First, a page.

Multiple Organ System Failure

Kindred Hospitals can create an expert care plan to assist you or your loved one on the path to recovery from multiple organ system failure - serving as your bridge from the ICU to home.

What Is Multiple Organ System Failure?

When the inflammation from a severe infection or injury causes dysfunction in two or more organ systems, this is called multiple organ system failure. Often, patients experiencing multiple organ system failure have already been admitted to the hospital to treat underlying or connected conditions, such as hypoperfusion and hypermetabolism. Unfortunately, multiple organ system failure, also known as Multiple Organ Failure (MOF) or Multiple Organ Dysfunction Syndrome (MODS), can be fatal. There’s no single answer to what causes organ failure, and depending on the patient, there can be many factors involved. However, organ failure can be triggered by sepsis, an extreme response to an infection which causes inflammatory chemicals to be released into the bloodstream.

Considering how series of a condition multiple organ system failure is, it is critical for medical staff to be aware of the signs of organ failure. Organ failure symptoms include low grade fever, tachycardia, and tachypnea in the first 24 hours. Within the following 24-72 hours, lung failure may set in. This can be followed by bacteremia, as well as renal, intestinal, and liver failure. Within two to three weeks, encephalopathy, cardiac failure, and death may occur.

Multiple Organ Failure Symptoms by Organ

Multiple organ dysfunction syndrome can affect any or all of six organ systems: respiratory, cardiovascular, renal, hepatic, neurologic and hematologic. Critically ill patients with signs of failure in any of these systems need immediate clinical intervention to recover.


Respiratory failure can happen as a result of injury, infection, or surgical complications. Signs include difficulty breathing, anxiety, sweating, and bluish skin. Patients with respiratory failure may become ventilator dependent during their care.


Heart failure can occur when the heart muscle is too weak or stiff to pump blood properly. Signs include irregular heartbeat, weakness, inability to exert oneself, and swelling in the lower extremities. Heart failure can lead to both kidney and liver damage, as the blood flowing from the heart to the kidneys may decrease, and the liver may experience pressure from fluid buildup.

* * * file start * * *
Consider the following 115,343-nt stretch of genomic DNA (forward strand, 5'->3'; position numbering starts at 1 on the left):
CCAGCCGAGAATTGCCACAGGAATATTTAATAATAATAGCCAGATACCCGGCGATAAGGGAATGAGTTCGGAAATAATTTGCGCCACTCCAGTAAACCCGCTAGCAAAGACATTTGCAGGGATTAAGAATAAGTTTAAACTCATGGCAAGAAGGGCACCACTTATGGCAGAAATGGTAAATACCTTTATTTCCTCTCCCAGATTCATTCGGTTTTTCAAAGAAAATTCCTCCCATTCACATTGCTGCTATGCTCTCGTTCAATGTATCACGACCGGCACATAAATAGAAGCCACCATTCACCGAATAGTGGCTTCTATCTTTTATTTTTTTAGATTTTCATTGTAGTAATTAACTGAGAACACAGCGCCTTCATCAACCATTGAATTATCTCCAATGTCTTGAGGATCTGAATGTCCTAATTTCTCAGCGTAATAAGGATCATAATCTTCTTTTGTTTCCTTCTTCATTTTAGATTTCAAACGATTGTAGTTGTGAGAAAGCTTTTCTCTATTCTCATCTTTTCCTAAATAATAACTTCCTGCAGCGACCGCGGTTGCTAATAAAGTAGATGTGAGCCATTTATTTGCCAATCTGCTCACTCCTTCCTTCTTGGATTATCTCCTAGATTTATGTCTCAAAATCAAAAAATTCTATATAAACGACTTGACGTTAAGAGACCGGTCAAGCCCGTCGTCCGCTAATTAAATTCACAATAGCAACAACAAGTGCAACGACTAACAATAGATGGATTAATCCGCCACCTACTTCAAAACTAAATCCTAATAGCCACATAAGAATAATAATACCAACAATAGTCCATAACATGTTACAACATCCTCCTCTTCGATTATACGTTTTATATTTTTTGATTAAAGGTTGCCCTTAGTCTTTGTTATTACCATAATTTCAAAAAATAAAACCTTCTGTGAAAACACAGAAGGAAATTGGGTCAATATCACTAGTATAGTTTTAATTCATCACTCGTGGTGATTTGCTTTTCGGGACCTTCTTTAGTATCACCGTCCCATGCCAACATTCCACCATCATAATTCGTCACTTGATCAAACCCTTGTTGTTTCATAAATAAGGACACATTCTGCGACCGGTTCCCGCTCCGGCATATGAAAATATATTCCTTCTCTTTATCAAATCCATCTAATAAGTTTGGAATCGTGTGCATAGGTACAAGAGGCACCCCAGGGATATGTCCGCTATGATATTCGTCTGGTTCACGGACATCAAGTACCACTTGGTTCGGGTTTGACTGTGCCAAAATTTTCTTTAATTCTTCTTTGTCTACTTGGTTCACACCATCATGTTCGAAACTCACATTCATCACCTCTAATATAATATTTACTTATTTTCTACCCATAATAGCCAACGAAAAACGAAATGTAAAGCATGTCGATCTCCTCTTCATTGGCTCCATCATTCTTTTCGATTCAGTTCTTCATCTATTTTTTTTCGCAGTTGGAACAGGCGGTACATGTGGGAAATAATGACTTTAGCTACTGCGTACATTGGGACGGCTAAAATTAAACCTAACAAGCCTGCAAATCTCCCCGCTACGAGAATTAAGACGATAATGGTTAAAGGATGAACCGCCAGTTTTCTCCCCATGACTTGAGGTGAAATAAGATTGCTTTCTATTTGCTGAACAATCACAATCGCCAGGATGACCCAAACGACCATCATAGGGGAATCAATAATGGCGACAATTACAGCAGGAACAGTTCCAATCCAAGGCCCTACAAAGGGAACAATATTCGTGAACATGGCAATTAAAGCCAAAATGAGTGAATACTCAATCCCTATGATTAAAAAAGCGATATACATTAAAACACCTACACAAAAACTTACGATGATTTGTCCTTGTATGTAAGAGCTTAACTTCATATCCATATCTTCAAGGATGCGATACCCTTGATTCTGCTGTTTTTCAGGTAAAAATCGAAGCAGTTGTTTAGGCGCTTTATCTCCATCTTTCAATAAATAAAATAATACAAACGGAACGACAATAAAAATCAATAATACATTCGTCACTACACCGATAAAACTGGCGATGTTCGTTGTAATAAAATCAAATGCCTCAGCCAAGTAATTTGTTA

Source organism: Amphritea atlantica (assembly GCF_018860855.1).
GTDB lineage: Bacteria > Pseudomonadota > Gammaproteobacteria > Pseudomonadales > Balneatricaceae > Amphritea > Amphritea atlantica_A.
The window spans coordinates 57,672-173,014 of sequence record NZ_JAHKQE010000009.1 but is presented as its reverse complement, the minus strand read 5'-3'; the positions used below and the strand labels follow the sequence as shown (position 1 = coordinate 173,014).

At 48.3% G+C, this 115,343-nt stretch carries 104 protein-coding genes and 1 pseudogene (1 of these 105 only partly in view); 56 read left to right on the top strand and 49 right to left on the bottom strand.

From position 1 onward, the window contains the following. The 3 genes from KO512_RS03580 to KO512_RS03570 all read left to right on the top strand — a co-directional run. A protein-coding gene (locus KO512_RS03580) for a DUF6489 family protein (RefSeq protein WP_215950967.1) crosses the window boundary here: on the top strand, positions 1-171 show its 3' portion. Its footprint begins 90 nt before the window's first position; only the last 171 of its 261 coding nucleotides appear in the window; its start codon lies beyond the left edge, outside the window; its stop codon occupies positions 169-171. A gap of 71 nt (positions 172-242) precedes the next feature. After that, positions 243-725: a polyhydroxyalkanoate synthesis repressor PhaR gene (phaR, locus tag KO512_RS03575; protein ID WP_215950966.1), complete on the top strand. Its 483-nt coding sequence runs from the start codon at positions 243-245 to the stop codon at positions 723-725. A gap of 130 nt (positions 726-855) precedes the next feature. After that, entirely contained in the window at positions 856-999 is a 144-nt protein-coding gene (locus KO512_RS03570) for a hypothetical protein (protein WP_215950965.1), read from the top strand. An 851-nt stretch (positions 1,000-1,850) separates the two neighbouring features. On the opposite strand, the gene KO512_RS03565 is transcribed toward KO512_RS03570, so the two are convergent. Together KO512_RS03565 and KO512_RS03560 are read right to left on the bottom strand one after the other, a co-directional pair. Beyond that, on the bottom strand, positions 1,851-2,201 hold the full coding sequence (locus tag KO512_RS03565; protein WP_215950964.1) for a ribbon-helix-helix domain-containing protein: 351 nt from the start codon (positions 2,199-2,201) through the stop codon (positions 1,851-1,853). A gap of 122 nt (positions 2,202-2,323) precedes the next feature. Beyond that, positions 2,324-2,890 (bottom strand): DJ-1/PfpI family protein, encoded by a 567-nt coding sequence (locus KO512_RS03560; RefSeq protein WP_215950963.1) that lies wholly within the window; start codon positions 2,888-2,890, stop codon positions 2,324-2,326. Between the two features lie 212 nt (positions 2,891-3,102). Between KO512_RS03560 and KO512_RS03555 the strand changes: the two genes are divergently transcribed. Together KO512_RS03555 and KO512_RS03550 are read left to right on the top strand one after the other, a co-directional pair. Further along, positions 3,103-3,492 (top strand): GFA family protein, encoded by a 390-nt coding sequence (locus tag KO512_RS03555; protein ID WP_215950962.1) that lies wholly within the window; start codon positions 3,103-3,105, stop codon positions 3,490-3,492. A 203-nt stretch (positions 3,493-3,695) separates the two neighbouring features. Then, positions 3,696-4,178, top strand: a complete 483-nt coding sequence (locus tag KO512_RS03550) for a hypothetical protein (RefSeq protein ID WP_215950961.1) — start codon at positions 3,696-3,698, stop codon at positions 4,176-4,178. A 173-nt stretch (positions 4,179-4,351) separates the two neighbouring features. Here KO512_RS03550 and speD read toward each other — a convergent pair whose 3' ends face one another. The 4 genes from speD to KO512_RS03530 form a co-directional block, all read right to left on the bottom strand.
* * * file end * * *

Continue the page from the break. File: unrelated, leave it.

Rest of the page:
Acute renal failure happens when the kidneys are not able to filter waste from the blood. When the kidneys lose this ability, dangerous levels of waste can accumulate, and the blood’s chemistry may become unbalanced. Signs include nausea, seizures, reduced urine production, swelling in the lower extremities, and chest pain.


Liver failure occurs when large parts of the liver become damaged beyond repair and the liver can no longer function. It can happen gradually, over many years, or acutely, within as little as 48 hours. Signs include nausea, abdominal pain and swelling, and yellowing of the eyes and skin.


Because the brain controls the other systems of the body, neurological dysfunction can take many forms. However, an altered state of consciousness is a common manifestation of neurological failure associated with MODS.


Bleeding in the gastrointestinal tract or breaks in the skin is common when someone is experiencing multiple organ failure. This can be very difficult to control or stop.

What Is the Best Path to Multiple Organ Failure Recovery? 

Currently, there is no drug or therapy that can reverse organ failure. However, organ function can recover to some degree. Doctors have discovered that some organs recover better than others. Multiple organ failure recovery can be a slow and challenging process. Early detection is very important when treating multiple organ failure. ICU treatment at a traditional hospital is typically only the first stage of recovery. Once a patient has moved into transitional care, there are options for supporting specific organ systems, including mechanical ventilation and dialysis. 

“When creating a care plan for patients with multiple organ system failure, the team at Kindred is dedicated to helping each progress at their own pace,” says Dr. Dean French, Chief Medical Officer. “We build custom plans based on the organs that are impacted and the extent of the damage. Our goal is to help stop the organ failure process and reverse effects when possible.”

Success Spotlight: Kay’s Story

Kay had endured a long waiting period for a heart transplant as her birth heart was failing. When she was finally able to have the transplant performed at the beginning of the year, she unfortunately developed multi-organ failure and numerous complications, including acute respiratory failure. Her physicians worked hard to stabilize her condition and finally managed to wean her from the ventilator nearly a month after her transplant. Kay was able to be transferred to Kindred Hospital where she would begin to receive additional respiratory therapy to strengthen her lungs, and rehabilitation to enable her to reclaim her independence and return home.

Kay was completely dependent on her team of caregivers for all her needs as she was extremely debilitated and couldn’t even lift her arms or legs on her own. She was guided by her physical and occupational therapists who worked with her seven days a week until she was finally able to stand and walk on her own and take care of her daily needs. Her speech pathologist helped her reclaim the ability to speak using a voice valve at first and then, when the breathing tube had been removed, Kay was able to once again speak with her own voice and begin to drink and eat a normal diet.

“This was a long journey,” Kay shared before she was discharged. “I had to fight confusion and depression along the way, but I’m grateful for the care I received and for having the support of my husband and daughter every step of the way.”